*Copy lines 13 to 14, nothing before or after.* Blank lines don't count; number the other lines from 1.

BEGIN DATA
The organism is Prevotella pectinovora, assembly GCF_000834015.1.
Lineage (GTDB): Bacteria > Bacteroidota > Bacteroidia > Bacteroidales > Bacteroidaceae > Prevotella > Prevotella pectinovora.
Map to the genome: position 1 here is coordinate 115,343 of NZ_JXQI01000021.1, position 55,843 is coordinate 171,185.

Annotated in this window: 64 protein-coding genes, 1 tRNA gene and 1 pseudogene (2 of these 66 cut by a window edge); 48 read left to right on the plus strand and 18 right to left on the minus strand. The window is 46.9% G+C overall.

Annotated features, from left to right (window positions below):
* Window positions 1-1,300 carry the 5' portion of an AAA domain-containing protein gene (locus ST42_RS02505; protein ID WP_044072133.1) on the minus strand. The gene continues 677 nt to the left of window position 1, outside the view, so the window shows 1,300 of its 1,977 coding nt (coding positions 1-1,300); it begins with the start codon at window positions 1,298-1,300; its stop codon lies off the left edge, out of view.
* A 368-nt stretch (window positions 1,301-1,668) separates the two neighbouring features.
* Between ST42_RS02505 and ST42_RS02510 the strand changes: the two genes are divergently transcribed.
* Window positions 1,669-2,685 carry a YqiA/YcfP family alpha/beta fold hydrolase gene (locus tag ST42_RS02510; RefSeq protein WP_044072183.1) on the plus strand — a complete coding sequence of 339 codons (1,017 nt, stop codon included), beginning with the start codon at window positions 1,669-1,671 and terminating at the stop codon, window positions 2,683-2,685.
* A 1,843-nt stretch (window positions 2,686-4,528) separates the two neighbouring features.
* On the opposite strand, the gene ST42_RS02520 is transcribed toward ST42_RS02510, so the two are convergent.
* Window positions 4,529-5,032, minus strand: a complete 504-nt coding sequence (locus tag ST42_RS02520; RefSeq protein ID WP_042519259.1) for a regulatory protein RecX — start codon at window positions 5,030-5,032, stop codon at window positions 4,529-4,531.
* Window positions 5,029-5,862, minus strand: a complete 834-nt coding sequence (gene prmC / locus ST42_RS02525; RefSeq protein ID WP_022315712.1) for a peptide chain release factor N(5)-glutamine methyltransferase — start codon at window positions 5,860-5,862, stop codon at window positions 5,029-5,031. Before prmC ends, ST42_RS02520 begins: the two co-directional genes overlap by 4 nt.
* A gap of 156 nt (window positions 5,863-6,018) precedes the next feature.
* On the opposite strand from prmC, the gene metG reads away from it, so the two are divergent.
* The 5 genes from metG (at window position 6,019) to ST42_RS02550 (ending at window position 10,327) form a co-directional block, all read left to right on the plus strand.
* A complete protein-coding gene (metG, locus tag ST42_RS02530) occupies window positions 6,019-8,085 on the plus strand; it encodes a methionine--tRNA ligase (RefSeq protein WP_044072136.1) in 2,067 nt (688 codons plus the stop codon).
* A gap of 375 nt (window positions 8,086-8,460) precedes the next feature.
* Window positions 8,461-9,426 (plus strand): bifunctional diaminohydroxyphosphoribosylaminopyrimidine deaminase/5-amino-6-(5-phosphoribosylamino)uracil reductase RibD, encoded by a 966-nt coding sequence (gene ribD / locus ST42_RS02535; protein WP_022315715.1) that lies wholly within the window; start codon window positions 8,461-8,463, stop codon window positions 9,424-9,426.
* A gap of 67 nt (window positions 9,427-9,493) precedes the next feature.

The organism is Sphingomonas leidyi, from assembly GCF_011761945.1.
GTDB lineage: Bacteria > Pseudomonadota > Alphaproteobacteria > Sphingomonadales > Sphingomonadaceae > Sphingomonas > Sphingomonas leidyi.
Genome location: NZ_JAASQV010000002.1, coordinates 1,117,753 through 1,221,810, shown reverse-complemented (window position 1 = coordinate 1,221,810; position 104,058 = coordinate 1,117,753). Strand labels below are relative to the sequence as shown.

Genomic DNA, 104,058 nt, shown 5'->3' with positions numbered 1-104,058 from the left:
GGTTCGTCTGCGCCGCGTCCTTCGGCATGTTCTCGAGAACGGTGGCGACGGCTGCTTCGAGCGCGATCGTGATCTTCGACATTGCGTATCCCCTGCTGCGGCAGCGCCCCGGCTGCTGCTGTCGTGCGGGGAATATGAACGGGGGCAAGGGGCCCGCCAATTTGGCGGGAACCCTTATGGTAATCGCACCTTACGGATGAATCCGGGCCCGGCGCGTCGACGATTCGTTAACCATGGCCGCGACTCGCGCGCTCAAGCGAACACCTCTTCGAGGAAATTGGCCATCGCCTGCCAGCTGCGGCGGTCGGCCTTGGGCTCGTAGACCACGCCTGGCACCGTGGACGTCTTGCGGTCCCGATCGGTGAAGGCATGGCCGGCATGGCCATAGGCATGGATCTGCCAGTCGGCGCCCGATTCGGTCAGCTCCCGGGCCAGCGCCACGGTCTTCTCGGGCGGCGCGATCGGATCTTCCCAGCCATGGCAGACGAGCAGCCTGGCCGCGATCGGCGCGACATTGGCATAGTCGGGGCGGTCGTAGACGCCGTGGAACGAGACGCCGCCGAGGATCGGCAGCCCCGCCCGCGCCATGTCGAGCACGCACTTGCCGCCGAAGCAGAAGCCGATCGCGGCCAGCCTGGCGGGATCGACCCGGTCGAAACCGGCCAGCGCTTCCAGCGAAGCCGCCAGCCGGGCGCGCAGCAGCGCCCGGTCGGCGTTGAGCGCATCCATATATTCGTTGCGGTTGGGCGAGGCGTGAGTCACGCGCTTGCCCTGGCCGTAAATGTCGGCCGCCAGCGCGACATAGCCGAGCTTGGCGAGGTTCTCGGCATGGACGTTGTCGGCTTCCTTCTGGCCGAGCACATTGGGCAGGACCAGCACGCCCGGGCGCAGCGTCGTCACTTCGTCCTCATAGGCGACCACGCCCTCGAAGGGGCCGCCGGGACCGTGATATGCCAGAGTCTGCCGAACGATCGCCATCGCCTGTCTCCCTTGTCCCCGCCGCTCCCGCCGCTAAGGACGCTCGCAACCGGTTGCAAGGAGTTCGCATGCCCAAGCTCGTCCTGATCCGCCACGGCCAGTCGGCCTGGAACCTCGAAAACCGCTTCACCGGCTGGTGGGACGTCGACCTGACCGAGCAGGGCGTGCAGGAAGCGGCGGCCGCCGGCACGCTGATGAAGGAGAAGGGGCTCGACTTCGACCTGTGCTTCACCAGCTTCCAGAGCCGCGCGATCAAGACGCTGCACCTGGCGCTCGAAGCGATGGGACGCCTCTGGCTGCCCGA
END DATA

* Window positions 5,029-5,862, minus strand: a complete 834-nt coding sequence (gene prmC / locus ST42_RS02525; RefSeq protein ID WP_022315712.1) for a peptide chain release factor N(5)-glutamine methyltransferase — start codon at window positions 5,860-5,862, stop codon at window positions 5,029-5,031. Before prmC ends, ST42_RS02520 begins: the two co-directional genes overlap by 4 nt.
* A gap of 156 nt (window positions 5,863-6,018) precedes the next feature.